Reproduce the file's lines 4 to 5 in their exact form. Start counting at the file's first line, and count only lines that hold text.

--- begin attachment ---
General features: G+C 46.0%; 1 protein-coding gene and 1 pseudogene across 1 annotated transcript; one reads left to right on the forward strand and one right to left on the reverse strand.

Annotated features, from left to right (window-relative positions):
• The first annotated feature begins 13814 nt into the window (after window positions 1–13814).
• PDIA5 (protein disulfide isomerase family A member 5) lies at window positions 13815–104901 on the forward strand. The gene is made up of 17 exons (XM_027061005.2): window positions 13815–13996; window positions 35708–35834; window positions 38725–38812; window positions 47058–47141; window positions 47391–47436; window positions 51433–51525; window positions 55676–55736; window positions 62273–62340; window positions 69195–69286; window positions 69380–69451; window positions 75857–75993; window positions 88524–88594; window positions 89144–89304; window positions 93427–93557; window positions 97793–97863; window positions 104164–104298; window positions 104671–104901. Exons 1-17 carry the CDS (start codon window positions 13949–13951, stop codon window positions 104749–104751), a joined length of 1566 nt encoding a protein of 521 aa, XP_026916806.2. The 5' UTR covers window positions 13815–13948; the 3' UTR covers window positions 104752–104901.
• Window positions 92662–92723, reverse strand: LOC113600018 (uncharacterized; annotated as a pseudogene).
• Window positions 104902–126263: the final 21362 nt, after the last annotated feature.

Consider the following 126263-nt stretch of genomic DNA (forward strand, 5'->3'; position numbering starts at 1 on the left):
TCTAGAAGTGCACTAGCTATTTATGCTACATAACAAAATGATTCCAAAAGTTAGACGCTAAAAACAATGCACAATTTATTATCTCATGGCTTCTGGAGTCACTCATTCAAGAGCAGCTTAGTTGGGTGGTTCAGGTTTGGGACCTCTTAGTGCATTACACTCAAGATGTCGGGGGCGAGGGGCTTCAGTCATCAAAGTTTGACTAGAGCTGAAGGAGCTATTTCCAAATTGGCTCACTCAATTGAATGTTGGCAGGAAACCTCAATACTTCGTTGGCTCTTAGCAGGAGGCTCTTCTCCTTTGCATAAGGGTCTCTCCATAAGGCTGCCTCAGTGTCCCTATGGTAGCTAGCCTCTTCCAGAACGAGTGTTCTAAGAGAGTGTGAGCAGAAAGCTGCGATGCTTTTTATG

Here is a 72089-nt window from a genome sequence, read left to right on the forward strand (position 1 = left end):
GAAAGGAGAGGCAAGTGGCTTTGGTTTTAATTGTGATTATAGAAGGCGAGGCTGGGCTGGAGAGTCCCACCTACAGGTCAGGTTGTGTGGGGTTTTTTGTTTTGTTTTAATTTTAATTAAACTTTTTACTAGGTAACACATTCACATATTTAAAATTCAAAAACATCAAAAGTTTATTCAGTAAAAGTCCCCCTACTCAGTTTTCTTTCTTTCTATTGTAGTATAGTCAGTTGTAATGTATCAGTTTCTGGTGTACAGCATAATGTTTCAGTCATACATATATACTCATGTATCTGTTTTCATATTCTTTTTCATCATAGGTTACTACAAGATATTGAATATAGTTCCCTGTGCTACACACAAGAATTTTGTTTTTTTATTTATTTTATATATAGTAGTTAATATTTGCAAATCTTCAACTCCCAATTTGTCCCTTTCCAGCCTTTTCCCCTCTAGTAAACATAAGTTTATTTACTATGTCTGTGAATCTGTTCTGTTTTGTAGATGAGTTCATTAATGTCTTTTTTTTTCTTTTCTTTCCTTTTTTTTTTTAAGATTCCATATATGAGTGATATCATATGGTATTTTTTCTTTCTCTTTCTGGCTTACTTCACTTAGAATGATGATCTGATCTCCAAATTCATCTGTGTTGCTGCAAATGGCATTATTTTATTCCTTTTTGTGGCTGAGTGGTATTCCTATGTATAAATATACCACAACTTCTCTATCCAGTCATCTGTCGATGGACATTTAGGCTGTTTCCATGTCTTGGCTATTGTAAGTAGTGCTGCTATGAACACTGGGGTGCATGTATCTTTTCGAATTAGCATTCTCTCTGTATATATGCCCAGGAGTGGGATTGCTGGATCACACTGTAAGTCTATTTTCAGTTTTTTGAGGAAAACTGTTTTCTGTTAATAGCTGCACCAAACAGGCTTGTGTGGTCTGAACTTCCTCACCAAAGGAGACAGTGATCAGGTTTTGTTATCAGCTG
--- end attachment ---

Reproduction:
• PDIA5 (protein disulfide isomerase family A member 5) lies at window positions 13815–104901 on the forward strand. The gene is made up of 17 exons (XM_027061005.2): window positions 13815–13996; window positions 35708–35834; window positions 38725–38812; window positions 47058–47141; window positions 47391–47436; window positions 51433–51525; window positions 55676–55736; window positions 62273–62340; window positions 69195–69286; window positions 69380–69451; window positions 75857–75993; window positions 88524–88594; window positions 89144–89304; window positions 93427–93557; window positions 97793–97863; window positions 104164–104298; window positions 104671–104901. Exons 1-17 carry the CDS (start codon window positions 13949–13951, stop codon window positions 104749–104751), a joined length of 1566 nt encoding a protein of 521 aa, XP_026916806.2. The 5' UTR covers window positions 13815–13948; the 3' UTR covers window positions 104752–104901.
• Window positions 92662–92723, reverse strand: LOC113600018 (uncharacterized; annotated as a pseudogene).